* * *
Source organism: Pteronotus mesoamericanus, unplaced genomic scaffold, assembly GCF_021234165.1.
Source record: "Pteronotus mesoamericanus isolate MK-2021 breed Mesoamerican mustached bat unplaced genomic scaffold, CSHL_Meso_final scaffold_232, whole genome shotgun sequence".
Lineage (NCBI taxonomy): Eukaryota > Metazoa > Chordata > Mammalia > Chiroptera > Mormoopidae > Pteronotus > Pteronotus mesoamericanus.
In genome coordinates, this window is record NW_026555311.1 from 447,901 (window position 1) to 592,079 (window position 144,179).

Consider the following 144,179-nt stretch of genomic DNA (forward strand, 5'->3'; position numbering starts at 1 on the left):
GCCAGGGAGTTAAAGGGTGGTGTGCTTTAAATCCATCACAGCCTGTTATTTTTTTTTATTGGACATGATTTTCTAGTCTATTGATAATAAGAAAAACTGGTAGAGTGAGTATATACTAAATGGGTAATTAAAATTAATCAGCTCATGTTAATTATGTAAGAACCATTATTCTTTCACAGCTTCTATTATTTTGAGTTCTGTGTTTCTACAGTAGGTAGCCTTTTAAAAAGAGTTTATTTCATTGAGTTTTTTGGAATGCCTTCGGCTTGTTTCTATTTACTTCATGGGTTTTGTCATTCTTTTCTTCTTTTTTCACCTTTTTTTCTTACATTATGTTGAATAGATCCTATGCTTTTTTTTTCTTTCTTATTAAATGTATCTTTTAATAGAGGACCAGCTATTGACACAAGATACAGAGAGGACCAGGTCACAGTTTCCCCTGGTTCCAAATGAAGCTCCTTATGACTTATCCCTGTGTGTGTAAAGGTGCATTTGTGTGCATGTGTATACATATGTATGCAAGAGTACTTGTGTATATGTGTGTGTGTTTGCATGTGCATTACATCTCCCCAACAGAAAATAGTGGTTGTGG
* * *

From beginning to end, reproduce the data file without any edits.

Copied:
Source organism: Pteronotus mesoamericanus, unplaced genomic scaffold, assembly GCF_021234165.1.
Source record: "Pteronotus mesoamericanus isolate MK-2021 breed Mesoamerican mustached bat unplaced genomic scaffold, CSHL_Meso_final scaffold_232, whole genome shotgun sequence".
Lineage (NCBI taxonomy): Eukaryota > Metazoa > Chordata > Mammalia > Chiroptera > Mormoopidae > Pteronotus > Pteronotus mesoamericanus.
In genome coordinates, this window is record NW_026555311.1 from 447,901 (window position 1) to 592,079 (window position 144,179).

Consider the following 144,179-nt stretch of genomic DNA (forward strand, 5'->3'; position numbering starts at 1 on the left):
GCCAGGGAGTTAAAGGGTGGTGTGCTTTAAATCCATCACAGCCTGTTATTTTTTTTTATTGGACATGATTTTCTAGTCTATTGATAATAAGAAAAACTGGTAGAGTGAGTATATACTAAATGGGTAATTAAAATTAATCAGCTCATGTTAATTATGTAAGAACCATTATTCTTTCACAGCTTCTATTATTTTGAGTTCTGTGTTTCTACAGTAGGTAGCCTTTTAAAAAGAGTTTATTTCATTGAGTTTTTTGGAATGCCTTCGGCTTGTTTCTATTTACTTCATGGGTTTTGTCATTCTTTTCTTCTTTTTTCACCTTTTTTTCTTACATTATGTTGAATAGATCCTATGCTTTTTTTTTCTTTCTTATTAAATGTATCTTTTAATAGAGGACCAGCTATTGACACAAGATACAGAGAGGACCAGGTCACAGTTTCCCCTGGTTCCAAATGAAGCTCCTTATGACTTATCCCTGTGTGTGTAAAGGTGCATTTGTGTGCATGTGTATACATATGTATGCAAGAGTACTTGTGTATATGTGTGTGTGTTTGCATGTGCATTACATCTCCCCAACAGAAAATAGTGGTTGTGG